Maybe your followup post should be “Tripods – Bit of help please!”… 😉

    And then looking to the future, at the risk of being accused of getting carried away (who, me?), “Sensor cleaners – Bit of help please!”… (Start changing lenses and you have to be very careful about keeping dust/grit/sand/cat hairs/etc out the camera.)

    There is definitely something to be said for simply sticking with a good point-and-shot – your scope/need for buying accessories is greatly restricted. In spite of that, don’t ask me to go back!!! 😆 🙄

  6. Mac Sokulski

    Personally I use this LowePro product: Compact AW DV
    Yes it’s pretty big, it’s the only one that would accomodate my 100-400mm canon lens and the rest of my stuff. Since my trips are usually unplanned, I like to have everything with me. I hate to miss a shot, because I didn’t pack something. This bag packs everything I need. I tried different backpacks, but I find them too clumsy, and hard to use. It not really fashionable, but it serves it’s purpose very well.

  7. Chris Marshall Post author

    Thanks!!! This is exactly why I love blogging, great, thoughtful and detailed comments. Appreciate you taking the time to contribute.

    I will now go and research them, see if I can get any to review and no doubt end up spending yet more money 🙂

    @Gary – I actually have a tripod!!! I have had a for years now and although it probably doesn’t register with you guys as a ‘proper’ pod I like it 🙂

    I also like the suggestions you made for follow up posts as well, so again thanks!!!

  8. Gary

    An ‘improper’ tripod – sometimes aka a cheap tripod – /may/ not give you the rigidity/stabilty you require when you’ve got your new long lens on it. If it does, great. If it don’t, you’ve got another article! 🙂

  9. John

    @Gary – I agree that the Slingshot isn’t the best if you are really chopping and changing filters/lenses etc but I find it a great out-and-about bag because it’s just the right size for my D40 plus filters plus flash plus bits, and you can leap about and it stays totally secure.

    I guess what I am trying to say is that everyone’s needs are different! I am saving my pennies for the Nikon 18-200 VR and hoping for a fast Nikkor prime sometime soon. Then I will need a bigger case, if for no other reason than any long lens simply won’t fit across the bag.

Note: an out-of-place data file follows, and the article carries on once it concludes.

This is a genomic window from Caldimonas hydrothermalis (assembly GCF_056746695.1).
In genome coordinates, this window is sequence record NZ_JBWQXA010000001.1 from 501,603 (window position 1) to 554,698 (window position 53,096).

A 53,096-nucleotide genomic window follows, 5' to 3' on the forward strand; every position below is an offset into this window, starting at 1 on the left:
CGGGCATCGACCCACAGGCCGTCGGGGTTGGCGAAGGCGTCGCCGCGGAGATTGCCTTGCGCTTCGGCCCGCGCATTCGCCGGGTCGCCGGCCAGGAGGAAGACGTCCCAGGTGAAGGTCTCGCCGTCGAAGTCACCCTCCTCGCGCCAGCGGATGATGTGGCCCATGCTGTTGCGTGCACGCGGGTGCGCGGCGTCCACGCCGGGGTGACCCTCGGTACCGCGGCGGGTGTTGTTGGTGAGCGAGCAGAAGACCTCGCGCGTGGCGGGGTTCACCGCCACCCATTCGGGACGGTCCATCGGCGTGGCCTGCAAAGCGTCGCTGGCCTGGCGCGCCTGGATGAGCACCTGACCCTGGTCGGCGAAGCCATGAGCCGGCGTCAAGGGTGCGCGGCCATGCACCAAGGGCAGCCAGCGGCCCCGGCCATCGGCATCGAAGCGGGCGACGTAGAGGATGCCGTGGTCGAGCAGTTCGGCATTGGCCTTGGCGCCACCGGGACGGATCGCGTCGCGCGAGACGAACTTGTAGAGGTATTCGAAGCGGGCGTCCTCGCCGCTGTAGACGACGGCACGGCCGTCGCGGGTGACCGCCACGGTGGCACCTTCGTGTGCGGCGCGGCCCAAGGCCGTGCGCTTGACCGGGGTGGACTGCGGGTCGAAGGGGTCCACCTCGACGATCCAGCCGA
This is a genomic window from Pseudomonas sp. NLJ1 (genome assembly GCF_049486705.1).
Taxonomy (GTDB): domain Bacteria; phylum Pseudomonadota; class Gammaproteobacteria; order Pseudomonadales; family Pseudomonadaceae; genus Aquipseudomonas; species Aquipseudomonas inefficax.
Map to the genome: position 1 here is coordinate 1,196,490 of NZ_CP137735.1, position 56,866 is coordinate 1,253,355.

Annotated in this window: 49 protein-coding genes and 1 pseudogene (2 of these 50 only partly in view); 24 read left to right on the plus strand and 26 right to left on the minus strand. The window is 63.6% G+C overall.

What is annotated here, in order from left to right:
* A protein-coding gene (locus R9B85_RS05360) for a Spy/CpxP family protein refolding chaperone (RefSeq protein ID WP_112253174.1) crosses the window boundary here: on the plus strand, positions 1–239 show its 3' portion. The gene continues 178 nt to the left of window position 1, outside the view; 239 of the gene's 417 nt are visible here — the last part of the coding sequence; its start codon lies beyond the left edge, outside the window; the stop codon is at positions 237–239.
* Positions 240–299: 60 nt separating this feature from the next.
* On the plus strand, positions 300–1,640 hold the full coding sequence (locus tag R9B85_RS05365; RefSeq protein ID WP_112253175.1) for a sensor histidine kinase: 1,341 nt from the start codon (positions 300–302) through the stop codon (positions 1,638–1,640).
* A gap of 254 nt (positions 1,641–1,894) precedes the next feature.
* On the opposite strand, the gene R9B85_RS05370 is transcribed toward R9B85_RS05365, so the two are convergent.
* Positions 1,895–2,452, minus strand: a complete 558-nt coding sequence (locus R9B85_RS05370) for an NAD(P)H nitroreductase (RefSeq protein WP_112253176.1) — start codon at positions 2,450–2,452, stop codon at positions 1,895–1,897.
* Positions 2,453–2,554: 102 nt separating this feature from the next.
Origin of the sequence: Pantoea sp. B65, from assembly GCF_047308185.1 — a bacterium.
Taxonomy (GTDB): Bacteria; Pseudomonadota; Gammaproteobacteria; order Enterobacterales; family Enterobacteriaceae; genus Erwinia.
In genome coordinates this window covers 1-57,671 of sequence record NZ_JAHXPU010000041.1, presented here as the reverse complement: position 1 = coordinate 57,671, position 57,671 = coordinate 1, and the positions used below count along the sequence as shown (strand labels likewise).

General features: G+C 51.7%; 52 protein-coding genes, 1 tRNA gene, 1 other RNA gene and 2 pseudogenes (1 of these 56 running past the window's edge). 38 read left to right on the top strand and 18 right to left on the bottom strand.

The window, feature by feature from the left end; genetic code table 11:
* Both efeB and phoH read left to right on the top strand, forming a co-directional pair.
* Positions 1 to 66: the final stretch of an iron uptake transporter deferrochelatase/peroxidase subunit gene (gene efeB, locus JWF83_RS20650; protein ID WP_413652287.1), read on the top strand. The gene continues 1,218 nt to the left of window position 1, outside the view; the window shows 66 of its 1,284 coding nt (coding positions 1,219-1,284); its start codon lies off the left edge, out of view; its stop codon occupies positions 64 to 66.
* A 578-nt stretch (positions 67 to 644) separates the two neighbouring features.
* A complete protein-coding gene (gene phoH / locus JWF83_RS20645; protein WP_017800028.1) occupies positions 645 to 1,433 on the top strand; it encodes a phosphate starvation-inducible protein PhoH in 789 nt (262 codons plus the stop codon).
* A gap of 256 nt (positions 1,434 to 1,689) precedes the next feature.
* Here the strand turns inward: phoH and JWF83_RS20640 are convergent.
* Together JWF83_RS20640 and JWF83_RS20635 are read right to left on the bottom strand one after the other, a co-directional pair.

Would deffo like to see a tripods post. Knick-knacks post would be good too, all the little things to be recommended but which don’t merit a whole post to themselves!

  10. Chris Marshall Post author

    All suggestions noted for future posts!!!

    I would certainly favour the more ‘casual’ type of bag, and something that was pretty rugged as I have a tendancy to end uo in bars when I go out to take photographs!!

  11. John

    So are you a photographer with a drink problem or a drinker with a photography problem?

    If you often work in crowds the advantage of a sling-type bag (equally the Tamrac Velocity or Lowepro Slingshot) is that it is virtually impossible for someone to rip it off your shoulder and do a runner, which might happen with a traditional shoulder bag.

  12. Chris Marshall Post author

    Well on the basis that I was looking at tripods that were big and sturdy enough to rest a bottle of wine on ……….

    I am pretty safe from the crowd issue here in Almerimar 🙂

  13. John

    Almerimar sounds nice then…plenty of crowd issues most places I used to live in Spain (chronologically Gib, Sotogrande, near Casares, Marbella, Banus). Actually pretty sure I stopped off near you (maybe Almeria, can’t quite remember) when cruising to the Balearics. Man I miss tapas, seafood and especially my local unpretentious ventas.

  14. darren rolfe

    Lowe Pro, has out lasted 2 of my cameras! Now it’s home to my Lumix FMC-10.

    They seem to be very well made. Still no sign of wear and tear.

  15. Chris Marshall Post author

    Not sure about a sturdier tripod, but having just unpacked my 135-400mm Sigma F4.5 – 5.6 APO DG I think I may need to go and build up my arms, and poor Sands nearly tilted right over when I handed it to her 🙂